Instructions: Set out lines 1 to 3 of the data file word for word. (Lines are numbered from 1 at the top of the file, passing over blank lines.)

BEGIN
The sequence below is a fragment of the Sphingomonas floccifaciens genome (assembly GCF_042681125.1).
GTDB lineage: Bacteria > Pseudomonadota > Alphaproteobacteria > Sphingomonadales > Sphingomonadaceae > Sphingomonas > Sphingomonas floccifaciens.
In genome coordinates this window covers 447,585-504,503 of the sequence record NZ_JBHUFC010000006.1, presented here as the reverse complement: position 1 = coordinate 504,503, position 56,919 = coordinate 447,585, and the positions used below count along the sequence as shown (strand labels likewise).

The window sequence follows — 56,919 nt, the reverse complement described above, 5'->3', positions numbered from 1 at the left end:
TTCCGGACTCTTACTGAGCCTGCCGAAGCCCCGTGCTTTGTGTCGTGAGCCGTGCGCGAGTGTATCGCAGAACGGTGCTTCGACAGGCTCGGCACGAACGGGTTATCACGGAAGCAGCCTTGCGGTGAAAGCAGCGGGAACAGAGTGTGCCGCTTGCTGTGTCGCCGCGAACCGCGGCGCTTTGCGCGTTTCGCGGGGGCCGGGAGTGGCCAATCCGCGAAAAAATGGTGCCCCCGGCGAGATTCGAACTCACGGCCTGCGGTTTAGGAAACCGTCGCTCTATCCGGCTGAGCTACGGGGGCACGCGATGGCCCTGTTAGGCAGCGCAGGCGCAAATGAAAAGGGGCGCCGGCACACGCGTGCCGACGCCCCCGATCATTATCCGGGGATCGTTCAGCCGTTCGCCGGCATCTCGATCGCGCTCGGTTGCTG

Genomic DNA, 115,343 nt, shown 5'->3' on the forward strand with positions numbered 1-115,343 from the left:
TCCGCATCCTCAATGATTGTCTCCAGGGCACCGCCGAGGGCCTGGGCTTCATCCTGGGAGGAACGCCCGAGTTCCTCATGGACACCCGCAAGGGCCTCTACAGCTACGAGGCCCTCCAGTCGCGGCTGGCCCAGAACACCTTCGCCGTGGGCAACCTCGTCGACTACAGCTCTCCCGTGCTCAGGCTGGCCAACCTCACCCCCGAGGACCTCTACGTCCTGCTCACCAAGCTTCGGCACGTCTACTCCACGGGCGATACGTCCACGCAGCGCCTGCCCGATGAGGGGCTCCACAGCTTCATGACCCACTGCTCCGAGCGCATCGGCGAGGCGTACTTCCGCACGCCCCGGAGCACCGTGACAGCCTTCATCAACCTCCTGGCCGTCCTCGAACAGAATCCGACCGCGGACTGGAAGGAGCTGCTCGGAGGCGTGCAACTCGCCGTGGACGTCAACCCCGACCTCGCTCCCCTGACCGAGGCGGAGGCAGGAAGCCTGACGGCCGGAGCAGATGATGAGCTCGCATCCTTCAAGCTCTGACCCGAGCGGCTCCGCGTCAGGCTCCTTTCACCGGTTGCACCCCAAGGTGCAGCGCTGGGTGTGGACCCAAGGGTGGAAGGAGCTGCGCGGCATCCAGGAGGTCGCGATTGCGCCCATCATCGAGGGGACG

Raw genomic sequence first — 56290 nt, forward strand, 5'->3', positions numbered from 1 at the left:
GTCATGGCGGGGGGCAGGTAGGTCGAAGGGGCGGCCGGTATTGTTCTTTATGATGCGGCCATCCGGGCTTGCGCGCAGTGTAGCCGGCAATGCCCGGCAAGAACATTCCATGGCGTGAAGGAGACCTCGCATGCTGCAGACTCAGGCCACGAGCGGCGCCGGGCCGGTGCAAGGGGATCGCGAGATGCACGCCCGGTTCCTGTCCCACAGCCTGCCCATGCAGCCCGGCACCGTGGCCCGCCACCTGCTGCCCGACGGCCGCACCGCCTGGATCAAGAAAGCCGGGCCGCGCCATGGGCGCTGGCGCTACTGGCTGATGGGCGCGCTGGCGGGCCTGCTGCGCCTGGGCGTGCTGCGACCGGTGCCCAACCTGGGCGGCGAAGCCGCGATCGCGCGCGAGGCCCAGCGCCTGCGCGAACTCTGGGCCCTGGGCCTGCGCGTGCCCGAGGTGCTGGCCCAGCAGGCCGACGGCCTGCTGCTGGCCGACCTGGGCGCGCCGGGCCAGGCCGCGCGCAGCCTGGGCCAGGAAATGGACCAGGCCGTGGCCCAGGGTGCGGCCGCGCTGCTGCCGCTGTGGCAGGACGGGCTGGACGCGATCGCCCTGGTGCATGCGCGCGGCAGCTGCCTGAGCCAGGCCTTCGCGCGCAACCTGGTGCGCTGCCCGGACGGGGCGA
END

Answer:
The sequence below is a fragment of the Sphingomonas floccifaciens genome (assembly GCF_042681125.1).
GTDB lineage: Bacteria > Pseudomonadota > Alphaproteobacteria > Sphingomonadales > Sphingomonadaceae > Sphingomonas > Sphingomonas floccifaciens.
In genome coordinates this window covers 447,585-504,503 of the sequence record NZ_JBHUFC010000006.1, presented here as the reverse complement: position 1 = coordinate 504,503, position 56,919 = coordinate 447,585, and the positions used below count along the sequence as shown (strand labels likewise).